Two years on from the completion of Jubilee Marsh on Wallasea Island, the RSPB is celebrating record numbers of birds using the Essex nature reserve.
The creation of Jubilee Marsh was made possible thanks to a unique partnership with Crossrail, Europe’s biggest construction project and the UK’s largest conservation charity, the RSPB.
Crossrail donated over 3 million tonnes of material excavated during construction of the new railway deep below the capital to re-create a previously lost wetland twice the size the City of London on Wallasea Island in Essex.
And now, only two years after the work was completed and the sea wall breached to create the new wetland, the wildlife making its home on the Island is reaching record numbers.
Rachel Fancy, Wallasea Island Warden, commented: “Wallasea Island is an incredibly special place, but the numbers that we are seeing on the reserve from last winter and into this season are set to break all records! The highest count of wintering birds ever recorded has now reached 12,000, meaning that the reserve is becoming a haven for wintering birds. The mud is holding increasing amounts of food for them to feed on.”
Birds using the newly created nature reserve include, lapwing, golden plover, teal, wigeon with a further mix of redshank, curlew, grey plover, ringed plover, Brent geese, shelduck. In addition to this, plants such as samphire, sea lavender and sea aster are expected to thrive.
Rachel continued: “We had 100 pairs avocets breeding on Wallasea last year and it looks to be similar numbers this year. For a bird which was once threatened with extinction across the country, this is a remarkable success story. We have also seen increased numbers of other birds that didn’t breed here before such as terns which have been diving into the new lagoons for fish.”
The range of species in the marshland on Wallasea has the potential to rival the diversity of rainforests due to the nutrients being deposited during daily tidal surges. Mud and plants also bring the added environmental benefit of absorbing pesticides, other pollutants and carbon dioxide.
Notes to Editors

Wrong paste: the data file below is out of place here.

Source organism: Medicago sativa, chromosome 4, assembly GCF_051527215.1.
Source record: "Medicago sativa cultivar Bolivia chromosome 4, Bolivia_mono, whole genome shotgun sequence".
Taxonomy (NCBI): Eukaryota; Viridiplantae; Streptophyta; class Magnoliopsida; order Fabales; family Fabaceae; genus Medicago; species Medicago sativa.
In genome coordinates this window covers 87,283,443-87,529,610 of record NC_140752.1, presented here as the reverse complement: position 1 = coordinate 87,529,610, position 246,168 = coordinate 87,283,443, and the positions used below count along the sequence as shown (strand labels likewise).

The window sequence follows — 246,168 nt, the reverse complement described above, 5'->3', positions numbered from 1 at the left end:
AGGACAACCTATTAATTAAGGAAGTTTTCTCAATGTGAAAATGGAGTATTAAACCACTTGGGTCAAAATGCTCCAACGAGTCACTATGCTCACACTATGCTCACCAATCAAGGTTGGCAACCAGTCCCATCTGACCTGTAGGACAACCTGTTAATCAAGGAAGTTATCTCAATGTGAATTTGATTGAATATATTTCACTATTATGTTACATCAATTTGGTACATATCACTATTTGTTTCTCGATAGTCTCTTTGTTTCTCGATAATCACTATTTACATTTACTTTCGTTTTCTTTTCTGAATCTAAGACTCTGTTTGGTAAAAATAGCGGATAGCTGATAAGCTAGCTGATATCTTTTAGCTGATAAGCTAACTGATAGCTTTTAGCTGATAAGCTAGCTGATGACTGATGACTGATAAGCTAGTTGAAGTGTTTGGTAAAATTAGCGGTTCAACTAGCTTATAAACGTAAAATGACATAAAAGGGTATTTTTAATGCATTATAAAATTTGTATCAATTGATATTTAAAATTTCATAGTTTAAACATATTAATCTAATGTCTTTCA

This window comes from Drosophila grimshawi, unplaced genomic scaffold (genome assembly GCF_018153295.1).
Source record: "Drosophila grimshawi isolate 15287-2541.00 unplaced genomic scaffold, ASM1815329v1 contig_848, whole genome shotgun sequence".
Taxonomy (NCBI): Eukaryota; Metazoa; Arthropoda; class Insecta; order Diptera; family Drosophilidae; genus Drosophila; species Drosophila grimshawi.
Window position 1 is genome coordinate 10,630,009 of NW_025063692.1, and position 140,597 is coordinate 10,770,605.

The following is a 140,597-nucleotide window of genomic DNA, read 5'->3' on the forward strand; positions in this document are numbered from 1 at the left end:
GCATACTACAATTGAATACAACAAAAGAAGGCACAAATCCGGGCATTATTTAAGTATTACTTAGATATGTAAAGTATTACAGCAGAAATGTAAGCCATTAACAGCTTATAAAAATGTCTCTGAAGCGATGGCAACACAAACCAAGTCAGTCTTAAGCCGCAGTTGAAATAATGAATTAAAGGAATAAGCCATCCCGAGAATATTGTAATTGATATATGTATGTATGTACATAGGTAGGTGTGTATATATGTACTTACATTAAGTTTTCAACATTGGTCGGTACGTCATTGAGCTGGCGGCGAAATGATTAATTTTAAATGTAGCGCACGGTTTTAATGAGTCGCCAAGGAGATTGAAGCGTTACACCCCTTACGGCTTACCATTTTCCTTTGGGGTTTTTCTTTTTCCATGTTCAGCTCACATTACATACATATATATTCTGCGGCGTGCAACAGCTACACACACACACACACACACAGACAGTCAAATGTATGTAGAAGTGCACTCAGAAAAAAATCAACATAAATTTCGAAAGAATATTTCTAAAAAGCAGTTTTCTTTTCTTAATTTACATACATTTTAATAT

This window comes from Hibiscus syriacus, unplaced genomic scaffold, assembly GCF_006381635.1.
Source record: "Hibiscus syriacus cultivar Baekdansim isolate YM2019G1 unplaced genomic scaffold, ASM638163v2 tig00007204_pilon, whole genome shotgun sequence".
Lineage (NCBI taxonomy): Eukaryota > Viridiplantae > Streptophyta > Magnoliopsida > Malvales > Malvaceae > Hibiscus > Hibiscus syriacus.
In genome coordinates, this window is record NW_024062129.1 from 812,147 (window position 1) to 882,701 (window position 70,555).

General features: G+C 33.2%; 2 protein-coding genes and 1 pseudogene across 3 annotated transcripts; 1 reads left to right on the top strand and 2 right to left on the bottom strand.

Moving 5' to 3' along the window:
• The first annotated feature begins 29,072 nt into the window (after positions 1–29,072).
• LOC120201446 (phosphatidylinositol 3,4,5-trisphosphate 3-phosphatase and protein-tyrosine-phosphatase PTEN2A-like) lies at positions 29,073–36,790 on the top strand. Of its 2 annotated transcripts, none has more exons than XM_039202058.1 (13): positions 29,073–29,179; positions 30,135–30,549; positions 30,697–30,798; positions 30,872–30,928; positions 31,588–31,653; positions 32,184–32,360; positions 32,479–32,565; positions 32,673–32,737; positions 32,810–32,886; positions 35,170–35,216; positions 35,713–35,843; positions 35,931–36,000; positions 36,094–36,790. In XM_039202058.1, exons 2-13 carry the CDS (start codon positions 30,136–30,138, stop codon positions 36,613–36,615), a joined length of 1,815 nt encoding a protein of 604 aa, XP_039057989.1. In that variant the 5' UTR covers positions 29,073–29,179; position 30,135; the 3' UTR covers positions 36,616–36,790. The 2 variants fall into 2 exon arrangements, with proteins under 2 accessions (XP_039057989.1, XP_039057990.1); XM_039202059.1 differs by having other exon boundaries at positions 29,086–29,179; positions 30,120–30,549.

The wetland restoration began on Wallasea in 2006 when sea walls were breached on the northern edge of the island. By 2025, the RSPB’s Wallasea Island Wild Coast Project plans to have created 148 hectares of mudflats, 192 hectares of saltmarsh, and 76 acres of shallow saline lagoons. About eight miles of coastal walks and cycle routes will also be created as part of the project.
A total of 7 million tonnes of material was excavated by Crossrail during the construction of the Elizabeth line. 98% of this excavated material was beneficially re-used.
In a landmark partnership with the RSPB almost half the material (over 3 million tonnes) excavated from deep below the capital was used to create the Jubilee Marsh, the first area to be completed on the flagship wetland nature reserve twice the size the City of London at Wallasea Island in Essex.
Over 80% of Crossrail excavated material was transported by rail and water (on a tonne per kilometre basis) removing at least 150,000 lorries from the streets of London.
About the RSPB
The RSPB is the UK’s largest nature conservation charity, inspiring everyone to give nature a home. Together with our partners, we protect threatened birds and wildlife so our towns, coast and countryside will teem with life once again. We play a leading role in BirdLife International, a worldwide partnership of nature conservation organisations.
The Royal Society for the Protection of Birds (RSPB) is a registered charity.
In England and Wales, no: 207076.
In Scotland, no: SC037654.
The route will pass through 40 stations from Reading and Heathrow in the west, through new twin-bore 21 km tunnels to Shenfield and Abbey Wood in the east. The Transport for London (TfL) run railway will be named the Elizabeth line when services through central London open in December 2018. The Crossrail project is being delivered by Crossrail Limited, a wholly owned subsidiary of TfL, and is jointly sponsored by the Department for Transport and TfL.